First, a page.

• Lilla Schottner

The Benefits of Composting.

Updated: Oct 22


An average person in the US throws away almost five pounds of solid waste every day. This is a major environmental problem because most of it ends up in landfills or incinerators emitting greenhouse gases (GHG), heating the planet, contributing to climate change, and poisoning the land, air, and waterways. People who live close to landfills often complain about odors. In some research, the proximity of landfills was related to a heightened risk of cancer (Friis,2017).



Most municipal solid waste (MSW) is sent to landfills or incinerators. 24 % of waste can be composted to reduce the amount of waste that ends up in landfills decomposing and generating greenhouse gases. The gas given off by landfills consists of 50% methane (CH4), 50% carbon dioxide (CO2) gas, and volatile organic compounds. Landfills are the single largest methane source in the U.S. and they are 28 times more potent than CO2. Landfills also produce leachate, possibly contaminating soil and aquifers. Anaerobic bacteria release methane as they break down a paper, food, and other organic waste (Robertson, 2018). Therefore, composting is a good solution to reduce methane emissions from landfills. 

The following items can easily be composted: 

Browns, high in Carbon: cardboard, paper, ashes, wood, corn stalks, leaves, fruit waste, pine needles, sawdust, draw, wood chips, wool and cotton rugs, hair, and fur.

Greens, high in Nitrogen: vegetable scraps, healthy plants, and plant parts, some food waste, tea bags, coffee grounds, nut and eggshells, yard trimmings, grass clippings, hay, and straw. 

Why Compost and the benefits of composting.


Improves the quality of the soil, strengthen the sink (land, ocean), and buffer capacity.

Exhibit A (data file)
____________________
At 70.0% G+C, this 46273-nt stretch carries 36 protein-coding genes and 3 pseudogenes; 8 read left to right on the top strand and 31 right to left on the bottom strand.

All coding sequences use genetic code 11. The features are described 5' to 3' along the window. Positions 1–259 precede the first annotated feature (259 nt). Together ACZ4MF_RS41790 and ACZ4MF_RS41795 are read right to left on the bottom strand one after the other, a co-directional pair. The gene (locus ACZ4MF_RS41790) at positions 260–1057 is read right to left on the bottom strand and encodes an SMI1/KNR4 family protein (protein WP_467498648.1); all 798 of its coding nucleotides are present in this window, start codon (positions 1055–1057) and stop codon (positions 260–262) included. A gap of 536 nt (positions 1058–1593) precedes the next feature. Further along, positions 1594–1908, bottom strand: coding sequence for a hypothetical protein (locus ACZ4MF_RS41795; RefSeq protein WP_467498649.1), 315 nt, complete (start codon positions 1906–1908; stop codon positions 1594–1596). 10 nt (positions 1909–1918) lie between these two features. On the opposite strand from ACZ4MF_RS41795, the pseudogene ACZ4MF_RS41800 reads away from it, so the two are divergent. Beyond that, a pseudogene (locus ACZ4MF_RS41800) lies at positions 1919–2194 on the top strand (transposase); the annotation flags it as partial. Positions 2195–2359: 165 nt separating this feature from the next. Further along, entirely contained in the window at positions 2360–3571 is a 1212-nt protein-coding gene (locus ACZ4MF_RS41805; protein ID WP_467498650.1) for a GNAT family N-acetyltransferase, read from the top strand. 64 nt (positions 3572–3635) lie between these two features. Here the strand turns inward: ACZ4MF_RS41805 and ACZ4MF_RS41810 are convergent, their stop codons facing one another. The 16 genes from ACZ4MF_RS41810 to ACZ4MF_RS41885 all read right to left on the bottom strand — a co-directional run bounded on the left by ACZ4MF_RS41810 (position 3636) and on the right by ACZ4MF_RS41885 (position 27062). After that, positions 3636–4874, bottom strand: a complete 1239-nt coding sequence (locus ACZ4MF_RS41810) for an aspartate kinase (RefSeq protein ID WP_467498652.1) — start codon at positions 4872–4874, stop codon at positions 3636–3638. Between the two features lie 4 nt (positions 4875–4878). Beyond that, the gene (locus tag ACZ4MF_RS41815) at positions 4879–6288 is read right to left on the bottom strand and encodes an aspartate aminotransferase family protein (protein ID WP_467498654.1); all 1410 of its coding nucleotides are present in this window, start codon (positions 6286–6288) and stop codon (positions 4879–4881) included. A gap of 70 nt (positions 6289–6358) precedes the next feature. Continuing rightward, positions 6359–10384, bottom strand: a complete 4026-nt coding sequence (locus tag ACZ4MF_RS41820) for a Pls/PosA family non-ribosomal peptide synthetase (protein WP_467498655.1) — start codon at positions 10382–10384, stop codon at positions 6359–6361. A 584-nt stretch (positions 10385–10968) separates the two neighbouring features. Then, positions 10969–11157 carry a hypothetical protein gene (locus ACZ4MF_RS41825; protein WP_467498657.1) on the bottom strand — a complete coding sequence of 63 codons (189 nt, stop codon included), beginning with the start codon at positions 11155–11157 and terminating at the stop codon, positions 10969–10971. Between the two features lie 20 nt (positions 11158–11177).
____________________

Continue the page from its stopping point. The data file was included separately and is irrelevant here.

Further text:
Compost enhances water retention in soils, reduce erosion, and evaporation. Reduces the amount of watering.

Compost reduces the need for chemical fertilizers, provides free organic nutrients, nitrogen, carbon, and many micronutrients for the plants, increasing yields.

Compost is also good for potting soil and as a soil amendment. 

Decontaminates polluted soils, binds with toxins like lead and cadmium so that plants cannot absorb them (Smith, 2011)

Improves degraded lands and clay soils.

Suppresses some plant diseases, such as clubroot in cabbage.

Most fruits and vegetables are grown in nutrient-depleted soils; these soils contain fewer minerals and vitamins. Growing vegetables in rich compost can improve the nutrition value of the products, which improves the overall health of people and addresses food security. Healthy soil, healthy plants.

Compost is locally available, it doesn’t have to be manufactured and transported.

“The compost becomes food, and the food becomes compost” (Smith,2011).

Conclusion

By 2050 there will 9.5 billion people living on this planet and most of them will be in big cities. Resilient cities must address among many other things, waste management/reduction and food scarcity. Cities around the world must adapt to a circular economy or closed-loop economy

Composting and thereafter using it as fertilizer reduces society’s environmental footprint. Turning municipal solid waste, into a resource for plants reduces GHG emissions, improves soil quality and water absorption, therefore improving the nutritious value of the plants, combating food scarcity.

My compost bin in Washington, D.C.





References

“Circularity Is Key in Developing Bioeconomy.” Interreg Europe, www.interregeurope.eu/bioregio/news/news-article/2986/biowaste-challenge-in-europe/.

Compost Connection, compostconnection.com/.

Estabrook, Barry. Tomatoland: How Modern Industrial Agriculture Destroyed Our Most Alluring Fruit. Andrews McMeel Publishing, LLC, 2012.

Friis, Robert H. Essentials of Environmental Health. Jones & Bartlett Learning, 2019.

Plastrik, Peter, and John Cleveland. Life after Carbon: the next Global Transformation of Cities. Island Press, 2018.

Razza, Francesco, et al. “The Role of Compost in Bio-Waste Management and Circular Economy.” Designing Sustainable Technologies, Products and Policies, 2018, pp. 133–143., doi:10.1007/978-3-319-66981-6_16.

Robertson, Margaret. Sustainability Principles and Practice. Routledge, 2017.

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